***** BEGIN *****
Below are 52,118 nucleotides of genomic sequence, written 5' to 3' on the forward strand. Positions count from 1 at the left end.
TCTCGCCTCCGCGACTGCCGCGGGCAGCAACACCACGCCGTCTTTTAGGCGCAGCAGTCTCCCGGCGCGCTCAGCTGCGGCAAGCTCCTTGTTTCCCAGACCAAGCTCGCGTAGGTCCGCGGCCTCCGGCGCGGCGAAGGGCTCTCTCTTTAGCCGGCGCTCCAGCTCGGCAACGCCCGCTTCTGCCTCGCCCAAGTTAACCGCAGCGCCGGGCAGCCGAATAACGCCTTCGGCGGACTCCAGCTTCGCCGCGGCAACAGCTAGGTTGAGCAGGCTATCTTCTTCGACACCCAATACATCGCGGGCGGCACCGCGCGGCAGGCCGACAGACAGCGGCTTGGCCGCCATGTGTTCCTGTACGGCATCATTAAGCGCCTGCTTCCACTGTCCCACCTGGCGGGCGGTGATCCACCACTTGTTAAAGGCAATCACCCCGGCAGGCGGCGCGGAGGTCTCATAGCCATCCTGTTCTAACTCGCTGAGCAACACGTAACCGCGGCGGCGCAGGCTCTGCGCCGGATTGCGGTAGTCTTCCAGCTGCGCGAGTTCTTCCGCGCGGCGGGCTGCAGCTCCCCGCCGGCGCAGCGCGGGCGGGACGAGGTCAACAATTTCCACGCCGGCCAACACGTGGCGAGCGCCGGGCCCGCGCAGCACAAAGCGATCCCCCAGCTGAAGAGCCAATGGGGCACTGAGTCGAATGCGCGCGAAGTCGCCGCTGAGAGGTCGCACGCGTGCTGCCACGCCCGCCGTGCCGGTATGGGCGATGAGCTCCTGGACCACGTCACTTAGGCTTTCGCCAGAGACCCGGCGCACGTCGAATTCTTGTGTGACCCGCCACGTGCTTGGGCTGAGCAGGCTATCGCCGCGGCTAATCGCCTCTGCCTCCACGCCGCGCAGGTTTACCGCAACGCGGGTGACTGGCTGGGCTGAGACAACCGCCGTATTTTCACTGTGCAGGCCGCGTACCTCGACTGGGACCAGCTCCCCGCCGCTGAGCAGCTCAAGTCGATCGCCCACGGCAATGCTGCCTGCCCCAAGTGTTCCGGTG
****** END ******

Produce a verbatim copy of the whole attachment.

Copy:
Below are 52,118 nucleotides of genomic sequence, written 5' to 3' on the forward strand. Positions count from 1 at the left end.
TCTCGCCTCCGCGACTGCCGCGGGCAGCAACACCACGCCGTCTTTTAGGCGCAGCAGTCTCCCGGCGCGCTCAGCTGCGGCAAGCTCCTTGTTTCCCAGACCAAGCTCGCGTAGGTCCGCGGCCTCCGGCGCGGCGAAGGGCTCTCTCTTTAGCCGGCGCTCCAGCTCGGCAACGCCCGCTTCTGCCTCGCCCAAGTTAACCGCAGCGCCGGGCAGCCGAATAACGCCTTCGGCGGACTCCAGCTTCGCCGCGGCAACAGCTAGGTTGAGCAGGCTATCTTCTTCGACACCCAATACATCGCGGGCGGCACCGCGCGGCAGGCCGACAGACAGCGGCTTGGCCGCCATGTGTTCCTGTACGGCATCATTAAGCGCCTGCTTCCACTGTCCCACCTGGCGGGCGGTGATCCACCACTTGTTAAAGGCAATCACCCCGGCAGGCGGCGCGGAGGTCTCATAGCCATCCTGTTCTAACTCGCTGAGCAACACGTAACCGCGGCGGCGCAGGCTCTGCGCCGGATTGCGGTAGTCTTCCAGCTGCGCGAGTTCTTCCGCGCGGCGGGCTGCAGCTCCCCGCCGGCGCAGCGCGGGCGGGACGAGGTCAACAATTTCCACGCCGGCCAACACGTGGCGAGCGCCGGGCCCGCGCAGCACAAAGCGATCCCCCAGCTGAAGAGCCAATGGGGCACTGAGTCGAATGCGCGCGAAGTCGCCGCTGAGAGGTCGCACGCGTGCTGCCACGCCCGCCGTGCCGGTATGGGCGATGAGCTCCTGGACCACGTCACTTAGGCTTTCGCCAGAGACCCGGCGCACGTCGAATTCTTGTGTGACCCGCCACGTGCTTGGGCTGAGCAGGCTATCGCCGCGGCTAATCGCCTCTGCCTCCACGCCGCGCAGGTTTACCGCAACGCGGGTGACTGGCTGGGCTGAGACAACCGCCGTATTTTCACTGTGCAGGCCGCGTACCTCGACTGGGACCAGCTCCCCGCCGCTGAGCAGCTCAAGTCGATCGCCCACGGCAATGCTGCCTGCCCCAAGTGTTCCGGTG